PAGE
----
Download, print, and cut out the tag below and attach it to a fun Christmas gift as a volunteer appreciation.
By Sarah Humphrey
The holidays are upon us in all their splendid, colorful, and beautiful glory. What occurs in the next few months can be settled into a child’s mind for many years to come. Memories are made during this season that will turn into traditions, and those traditions may be handed down for generations to come.
How we spend our holiday season with the children around us will undoubtedly be one of the best investments we make. With a pull toward consumption and over-spending, culture can easily encourage us to go in the direction opposite of Christ. We can be pushed into a hurry mentality, with high emotion, a lot of sugar, and a loss of order, but what kids love most about the holidays is the presence, joy, comfort, and connection that Jesus offers through the celebrations of gratitude and His life.
Here is a list of small, intentional activities that foster connection, joy, and the life of Jesus. You can share these with your child or the children you serve through the holiday season:
- Create a simple, holiday bucket list with your children. What are a few activities or traditions they would like to see fulfilled during this season? Hearing where they want to connect will give you keys to helping them develop their faith walk!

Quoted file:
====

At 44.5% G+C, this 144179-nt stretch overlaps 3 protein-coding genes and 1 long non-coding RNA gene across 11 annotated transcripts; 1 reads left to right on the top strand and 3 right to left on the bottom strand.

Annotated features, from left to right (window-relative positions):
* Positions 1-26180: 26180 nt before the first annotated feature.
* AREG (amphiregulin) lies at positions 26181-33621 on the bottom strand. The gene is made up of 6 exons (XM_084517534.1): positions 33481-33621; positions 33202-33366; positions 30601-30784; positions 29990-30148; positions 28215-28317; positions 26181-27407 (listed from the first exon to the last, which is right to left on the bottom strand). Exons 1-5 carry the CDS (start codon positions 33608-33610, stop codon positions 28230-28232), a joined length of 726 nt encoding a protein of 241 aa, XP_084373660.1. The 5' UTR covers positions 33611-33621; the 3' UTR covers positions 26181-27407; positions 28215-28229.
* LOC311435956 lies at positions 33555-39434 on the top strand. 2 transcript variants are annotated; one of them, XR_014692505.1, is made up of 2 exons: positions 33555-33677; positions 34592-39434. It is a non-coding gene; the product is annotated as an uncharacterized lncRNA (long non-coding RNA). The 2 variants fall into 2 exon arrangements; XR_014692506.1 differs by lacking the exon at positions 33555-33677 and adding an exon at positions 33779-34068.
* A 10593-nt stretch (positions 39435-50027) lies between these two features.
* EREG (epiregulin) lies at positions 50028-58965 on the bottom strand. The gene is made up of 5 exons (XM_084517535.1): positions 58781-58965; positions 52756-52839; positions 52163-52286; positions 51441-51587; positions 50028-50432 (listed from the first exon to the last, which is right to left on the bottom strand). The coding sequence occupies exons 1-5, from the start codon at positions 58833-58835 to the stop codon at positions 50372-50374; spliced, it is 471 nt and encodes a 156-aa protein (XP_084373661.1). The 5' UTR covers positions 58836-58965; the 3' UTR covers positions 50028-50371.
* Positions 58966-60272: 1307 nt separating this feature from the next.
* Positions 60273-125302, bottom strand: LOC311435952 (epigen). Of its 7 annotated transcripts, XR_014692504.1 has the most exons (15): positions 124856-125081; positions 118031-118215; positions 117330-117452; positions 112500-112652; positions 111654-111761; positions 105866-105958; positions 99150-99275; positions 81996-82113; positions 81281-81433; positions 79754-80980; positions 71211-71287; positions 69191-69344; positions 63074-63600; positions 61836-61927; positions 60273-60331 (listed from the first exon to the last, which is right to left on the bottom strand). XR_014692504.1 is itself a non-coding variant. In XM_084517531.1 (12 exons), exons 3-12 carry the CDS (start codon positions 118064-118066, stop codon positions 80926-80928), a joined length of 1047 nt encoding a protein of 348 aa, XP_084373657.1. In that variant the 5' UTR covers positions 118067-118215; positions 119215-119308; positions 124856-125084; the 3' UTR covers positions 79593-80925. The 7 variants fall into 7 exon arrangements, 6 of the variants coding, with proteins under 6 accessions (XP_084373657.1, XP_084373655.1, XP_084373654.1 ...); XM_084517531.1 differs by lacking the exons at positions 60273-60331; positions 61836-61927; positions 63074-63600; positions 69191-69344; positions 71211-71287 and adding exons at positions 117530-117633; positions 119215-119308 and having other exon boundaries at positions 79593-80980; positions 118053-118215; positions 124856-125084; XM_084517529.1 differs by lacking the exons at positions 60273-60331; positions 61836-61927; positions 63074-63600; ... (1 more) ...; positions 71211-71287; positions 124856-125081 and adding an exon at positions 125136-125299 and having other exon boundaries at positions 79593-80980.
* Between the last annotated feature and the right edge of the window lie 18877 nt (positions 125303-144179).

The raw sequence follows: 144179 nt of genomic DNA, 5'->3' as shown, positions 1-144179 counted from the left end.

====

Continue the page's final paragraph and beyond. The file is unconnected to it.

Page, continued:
- Think presence over presents! Try reading a story together that celebrates the season, playing a board game that teaches something valuable, or engaging in a form of service that helps kids express the spirit of generosity.
- Get in the kitchen together! Bake bread, cookies, or a sweet treat that can nourish the soul and the body. Give a few to your neighbors or friends!
- Sing a song. The holidays are the perfect time for learning new songs, Christmas carols, and even karaoke!
- Celebrate giving! Choose a day to have your kids do several chores around the house or classroom. Allow them to earn a “star” for each chore. After they’ve helped clean up, have them count all the stars, and then proceed to “buy” a gift for someone else using their earnings.
- Go see the lights! Take an evening to make some hot chocolate, hop in the car, and drive around town looking at holiday lights and decorations.
- Write a few handwritten notes, or color a few pictures for those in nursing homes in your area. During the holidays, it can brighten the day of the residents to find a thoughtful note from a young one!
- Pray more out loud. Allow the time around the table to enhance your prayers, gratitude, and offerings to God during this time of year (and throughout it!).
- Exercise in the cold weather! Go for a crisp walk together with a hat, coat, and scarf and breathe in the frosty air. It not only enhances your mood, but it also increases energy and helps make the inside days run smoother.
- Slow down. Sometimes it’s easier said than done, but less is always more. Enjoy the nearness of Jesus, be compassionate with those around you, give to others from the peace in your heart, and celebrate the gift of God in every memory made.